Success story: Samir Yazbek

The playwright

Samir Yazbek at his theatre school in Sao Paulo, Brazil. 5 June 2014.
Samir Yazbek at his theater school in São Paulo (Credit: Alice Martins)
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This article is part of an in depth special report on the Lebanese in Brazil. Read more stories as they’re published here, or pick up July’s issue at newsstands in Lebanon.

Samir Yazbek’s mother was unusual among emigrants in that she never really adjusted to Brazil. Taken from her homeland to enter a loveless marriage, she pined for the Lebanon of her youth. Leaving in the 1950s, she did not return for nearly 50 years — a trip that was ultimately a disappointment. “She spent a great part of her life regretting having left Lebanon, until she went back after the Civil War and was disappointed, because it was a different Lebanon to the one she had left,” Yazbek says. “She was so excited to see her brother, but when she left he was 20 and now he was 65 and had changed.” Yazbek’s parents’ experience of loss and suffering helped form his writing style. The playwright has penned numerous successful stories, but none more so than “As Folhas do Cedro” — “The Cedar Leaves” — a semi-autobiographical tale of a family and their loss.

“I grew up hearing people speaking about Lebanon and their love for their homeland. I feel a great part of my work is specifically about the conflict of this influence — growing up in a different country to the one you live in. The old and the new, the traditional and the modern, the orient and the occident. Even the plays that I wrote that are not about the diaspora, these themes are always there.”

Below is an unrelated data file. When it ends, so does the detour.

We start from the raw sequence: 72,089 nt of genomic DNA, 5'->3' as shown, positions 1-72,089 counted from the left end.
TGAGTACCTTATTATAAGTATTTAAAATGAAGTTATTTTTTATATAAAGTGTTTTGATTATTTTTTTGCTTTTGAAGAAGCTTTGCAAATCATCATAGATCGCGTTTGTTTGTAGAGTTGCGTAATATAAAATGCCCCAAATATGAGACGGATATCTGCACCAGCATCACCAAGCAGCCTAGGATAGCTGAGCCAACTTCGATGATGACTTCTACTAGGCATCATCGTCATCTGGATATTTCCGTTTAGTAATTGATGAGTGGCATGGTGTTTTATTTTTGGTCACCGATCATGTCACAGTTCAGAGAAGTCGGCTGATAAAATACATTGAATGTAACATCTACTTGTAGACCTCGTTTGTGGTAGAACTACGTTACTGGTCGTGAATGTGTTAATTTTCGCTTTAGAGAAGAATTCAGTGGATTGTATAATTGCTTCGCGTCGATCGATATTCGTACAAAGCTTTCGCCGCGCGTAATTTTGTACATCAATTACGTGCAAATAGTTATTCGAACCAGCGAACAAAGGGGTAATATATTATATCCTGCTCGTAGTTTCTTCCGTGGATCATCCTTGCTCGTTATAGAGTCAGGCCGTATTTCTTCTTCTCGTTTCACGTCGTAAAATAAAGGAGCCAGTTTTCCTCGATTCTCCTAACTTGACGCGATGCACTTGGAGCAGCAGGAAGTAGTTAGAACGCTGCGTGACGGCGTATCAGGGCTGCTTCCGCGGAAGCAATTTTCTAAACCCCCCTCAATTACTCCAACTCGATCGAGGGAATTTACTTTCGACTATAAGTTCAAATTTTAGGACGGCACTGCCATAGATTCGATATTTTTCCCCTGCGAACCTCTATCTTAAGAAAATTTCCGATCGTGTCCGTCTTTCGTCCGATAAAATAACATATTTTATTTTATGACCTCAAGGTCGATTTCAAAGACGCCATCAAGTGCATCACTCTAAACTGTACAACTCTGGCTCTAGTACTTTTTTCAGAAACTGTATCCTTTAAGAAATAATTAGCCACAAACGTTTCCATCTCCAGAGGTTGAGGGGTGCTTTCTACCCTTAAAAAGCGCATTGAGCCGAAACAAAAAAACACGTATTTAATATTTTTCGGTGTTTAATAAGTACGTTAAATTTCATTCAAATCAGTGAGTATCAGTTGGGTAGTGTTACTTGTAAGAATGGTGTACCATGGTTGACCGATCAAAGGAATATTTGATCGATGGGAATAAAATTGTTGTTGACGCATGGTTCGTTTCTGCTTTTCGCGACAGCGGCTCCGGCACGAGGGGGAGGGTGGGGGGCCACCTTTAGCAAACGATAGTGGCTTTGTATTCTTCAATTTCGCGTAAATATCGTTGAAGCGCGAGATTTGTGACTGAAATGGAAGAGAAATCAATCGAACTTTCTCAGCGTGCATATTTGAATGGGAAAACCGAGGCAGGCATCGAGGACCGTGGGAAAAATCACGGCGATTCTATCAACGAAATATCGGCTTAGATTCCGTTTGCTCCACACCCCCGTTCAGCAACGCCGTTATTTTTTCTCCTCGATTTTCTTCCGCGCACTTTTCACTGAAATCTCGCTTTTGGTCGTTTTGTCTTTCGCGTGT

Yazbek says writing came to him despite his family’s wishes. “Neither of them supported my decision to write. At the end of his life my father had a hardware store and his ultimate dream was for one of us to take it over — but we never did.”

Next year he is working on a project based on the work of Gebran Khalil Gebran which he aims to take across the world, including to Lebanon. It would be his second trip to the country after an experience which he called “very emotional … It was very important to me, it was a necessary trip to see my roots and meet cousins and uncles I had never met before. Every day I found a new cousin. They showed me the church where my parents married, and even the grades from my mother’s childhood.”

Joe Dyke

Joe has extensive experience covering the Syrian crisis, oil and gas, and Lebanese government and regulatory authorities, among other topics. He was Executive's online editor from 2012 to 2014, and led the Economics & Policy section from 2013 to 2014.